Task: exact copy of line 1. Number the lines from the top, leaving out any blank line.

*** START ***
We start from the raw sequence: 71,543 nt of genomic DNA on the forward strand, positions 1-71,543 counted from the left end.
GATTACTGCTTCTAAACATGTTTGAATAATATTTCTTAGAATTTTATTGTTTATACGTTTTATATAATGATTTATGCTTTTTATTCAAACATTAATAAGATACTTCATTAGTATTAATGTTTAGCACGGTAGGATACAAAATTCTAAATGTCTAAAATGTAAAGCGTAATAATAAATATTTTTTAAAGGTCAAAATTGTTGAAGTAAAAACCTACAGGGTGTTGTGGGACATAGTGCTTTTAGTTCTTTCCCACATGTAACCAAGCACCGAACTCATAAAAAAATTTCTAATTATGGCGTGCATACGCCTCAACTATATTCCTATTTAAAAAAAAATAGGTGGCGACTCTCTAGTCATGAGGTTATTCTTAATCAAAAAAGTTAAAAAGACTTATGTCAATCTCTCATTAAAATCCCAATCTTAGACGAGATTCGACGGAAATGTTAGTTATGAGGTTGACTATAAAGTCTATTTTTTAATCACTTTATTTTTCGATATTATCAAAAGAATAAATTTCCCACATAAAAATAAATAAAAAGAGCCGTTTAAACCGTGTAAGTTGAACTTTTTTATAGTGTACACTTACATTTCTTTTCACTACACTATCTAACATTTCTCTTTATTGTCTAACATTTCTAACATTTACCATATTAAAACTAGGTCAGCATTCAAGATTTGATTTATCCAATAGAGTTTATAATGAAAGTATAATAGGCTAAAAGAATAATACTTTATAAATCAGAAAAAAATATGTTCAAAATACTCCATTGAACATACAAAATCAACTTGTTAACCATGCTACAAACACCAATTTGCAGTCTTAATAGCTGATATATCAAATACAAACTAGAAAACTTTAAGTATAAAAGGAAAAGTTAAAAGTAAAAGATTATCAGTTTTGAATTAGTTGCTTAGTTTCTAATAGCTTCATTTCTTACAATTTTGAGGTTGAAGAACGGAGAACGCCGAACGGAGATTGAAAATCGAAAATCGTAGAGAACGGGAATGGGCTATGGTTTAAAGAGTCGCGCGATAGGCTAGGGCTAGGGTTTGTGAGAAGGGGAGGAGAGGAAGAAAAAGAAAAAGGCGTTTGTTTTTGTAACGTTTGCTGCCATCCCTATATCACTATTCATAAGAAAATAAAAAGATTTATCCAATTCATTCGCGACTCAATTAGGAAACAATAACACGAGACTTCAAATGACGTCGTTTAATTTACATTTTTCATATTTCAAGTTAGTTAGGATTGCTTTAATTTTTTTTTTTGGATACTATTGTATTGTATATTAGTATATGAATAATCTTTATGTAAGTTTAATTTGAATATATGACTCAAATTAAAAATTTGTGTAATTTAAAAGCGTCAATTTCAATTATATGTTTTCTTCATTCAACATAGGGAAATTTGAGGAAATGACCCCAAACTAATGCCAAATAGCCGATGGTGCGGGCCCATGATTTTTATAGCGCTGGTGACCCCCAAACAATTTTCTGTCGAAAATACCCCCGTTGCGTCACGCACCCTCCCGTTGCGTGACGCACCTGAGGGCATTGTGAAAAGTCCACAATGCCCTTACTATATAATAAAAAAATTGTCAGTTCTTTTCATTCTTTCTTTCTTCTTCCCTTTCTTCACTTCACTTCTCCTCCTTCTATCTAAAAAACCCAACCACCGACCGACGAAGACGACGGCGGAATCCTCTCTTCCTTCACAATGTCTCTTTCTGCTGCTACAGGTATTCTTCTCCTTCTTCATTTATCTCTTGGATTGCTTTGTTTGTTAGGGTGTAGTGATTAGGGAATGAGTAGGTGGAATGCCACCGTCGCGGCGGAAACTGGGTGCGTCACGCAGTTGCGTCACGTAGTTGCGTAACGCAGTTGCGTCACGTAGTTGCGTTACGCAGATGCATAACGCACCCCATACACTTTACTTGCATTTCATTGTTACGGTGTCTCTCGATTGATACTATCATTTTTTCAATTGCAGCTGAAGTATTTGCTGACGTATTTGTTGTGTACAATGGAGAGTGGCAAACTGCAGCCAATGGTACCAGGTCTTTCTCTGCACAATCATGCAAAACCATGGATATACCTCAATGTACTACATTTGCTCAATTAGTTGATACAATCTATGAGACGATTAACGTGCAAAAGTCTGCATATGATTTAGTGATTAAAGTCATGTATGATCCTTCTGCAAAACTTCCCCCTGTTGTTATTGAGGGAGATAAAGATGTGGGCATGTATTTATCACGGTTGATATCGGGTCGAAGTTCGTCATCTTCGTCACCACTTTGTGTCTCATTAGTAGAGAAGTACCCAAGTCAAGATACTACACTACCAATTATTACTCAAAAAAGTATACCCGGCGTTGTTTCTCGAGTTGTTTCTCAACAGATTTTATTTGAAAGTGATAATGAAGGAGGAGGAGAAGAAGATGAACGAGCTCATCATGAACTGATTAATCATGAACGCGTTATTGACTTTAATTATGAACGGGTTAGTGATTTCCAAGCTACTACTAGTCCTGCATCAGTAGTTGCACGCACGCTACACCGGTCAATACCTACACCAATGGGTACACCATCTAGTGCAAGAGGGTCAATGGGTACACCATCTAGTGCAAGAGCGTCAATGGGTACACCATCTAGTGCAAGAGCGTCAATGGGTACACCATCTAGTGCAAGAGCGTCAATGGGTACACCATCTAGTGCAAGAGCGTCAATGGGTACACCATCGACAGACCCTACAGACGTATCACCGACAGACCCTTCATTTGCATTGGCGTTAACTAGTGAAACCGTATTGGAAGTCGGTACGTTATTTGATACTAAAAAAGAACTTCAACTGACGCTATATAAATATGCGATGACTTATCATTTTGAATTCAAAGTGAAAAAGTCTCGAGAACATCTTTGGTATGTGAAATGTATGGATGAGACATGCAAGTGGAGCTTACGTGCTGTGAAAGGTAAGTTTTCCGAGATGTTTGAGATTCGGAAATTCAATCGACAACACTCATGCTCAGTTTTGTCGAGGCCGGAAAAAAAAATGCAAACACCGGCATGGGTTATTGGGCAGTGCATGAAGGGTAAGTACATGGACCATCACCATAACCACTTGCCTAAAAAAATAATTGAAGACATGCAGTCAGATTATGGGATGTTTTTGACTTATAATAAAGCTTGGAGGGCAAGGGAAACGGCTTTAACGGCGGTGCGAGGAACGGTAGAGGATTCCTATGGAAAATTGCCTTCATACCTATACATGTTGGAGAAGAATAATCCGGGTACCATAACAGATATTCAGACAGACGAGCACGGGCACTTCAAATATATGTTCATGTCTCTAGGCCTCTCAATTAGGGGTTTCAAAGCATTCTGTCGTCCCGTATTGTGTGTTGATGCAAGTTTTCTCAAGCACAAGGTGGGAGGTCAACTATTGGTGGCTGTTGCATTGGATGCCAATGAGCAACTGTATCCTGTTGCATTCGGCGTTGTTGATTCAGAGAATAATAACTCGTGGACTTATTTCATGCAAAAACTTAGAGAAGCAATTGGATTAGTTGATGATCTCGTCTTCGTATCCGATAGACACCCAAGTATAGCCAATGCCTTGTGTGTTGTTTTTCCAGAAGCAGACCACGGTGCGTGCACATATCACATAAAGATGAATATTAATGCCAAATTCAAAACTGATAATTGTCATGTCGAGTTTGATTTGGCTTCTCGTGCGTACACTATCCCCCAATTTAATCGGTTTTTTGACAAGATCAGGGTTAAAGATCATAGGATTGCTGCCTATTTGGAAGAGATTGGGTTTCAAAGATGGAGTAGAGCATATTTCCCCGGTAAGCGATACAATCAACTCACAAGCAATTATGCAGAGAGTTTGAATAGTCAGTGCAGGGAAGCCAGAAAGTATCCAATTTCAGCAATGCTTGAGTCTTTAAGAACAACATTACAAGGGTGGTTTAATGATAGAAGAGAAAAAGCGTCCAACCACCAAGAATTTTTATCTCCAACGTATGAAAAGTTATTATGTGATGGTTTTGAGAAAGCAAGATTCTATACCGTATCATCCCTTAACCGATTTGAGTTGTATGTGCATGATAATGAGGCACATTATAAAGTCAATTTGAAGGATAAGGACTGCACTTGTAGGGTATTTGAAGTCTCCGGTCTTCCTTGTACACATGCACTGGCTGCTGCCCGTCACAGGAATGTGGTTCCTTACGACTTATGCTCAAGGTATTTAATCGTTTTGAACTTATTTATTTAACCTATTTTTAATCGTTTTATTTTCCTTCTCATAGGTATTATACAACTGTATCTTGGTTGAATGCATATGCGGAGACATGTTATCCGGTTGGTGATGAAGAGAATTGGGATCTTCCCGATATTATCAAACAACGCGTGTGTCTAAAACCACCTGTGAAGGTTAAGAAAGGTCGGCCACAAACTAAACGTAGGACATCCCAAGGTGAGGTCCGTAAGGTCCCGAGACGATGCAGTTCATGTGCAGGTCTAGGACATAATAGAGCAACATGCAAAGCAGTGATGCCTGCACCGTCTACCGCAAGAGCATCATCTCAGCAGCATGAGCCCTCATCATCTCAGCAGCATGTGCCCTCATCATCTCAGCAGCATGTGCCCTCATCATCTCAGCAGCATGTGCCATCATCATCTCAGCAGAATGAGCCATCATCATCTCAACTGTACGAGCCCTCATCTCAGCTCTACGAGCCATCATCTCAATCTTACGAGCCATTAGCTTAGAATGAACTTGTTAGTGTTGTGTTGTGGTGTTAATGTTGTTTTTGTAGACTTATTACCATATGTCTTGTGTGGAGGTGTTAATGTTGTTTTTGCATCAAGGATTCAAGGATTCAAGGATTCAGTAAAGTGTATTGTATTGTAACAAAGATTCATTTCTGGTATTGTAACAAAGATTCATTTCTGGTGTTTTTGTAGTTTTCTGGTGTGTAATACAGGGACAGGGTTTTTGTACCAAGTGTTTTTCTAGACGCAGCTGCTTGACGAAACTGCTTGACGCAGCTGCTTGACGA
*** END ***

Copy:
We start from the raw sequence: 71,543 nt of genomic DNA on the forward strand, positions 1-71,543 counted from the left end.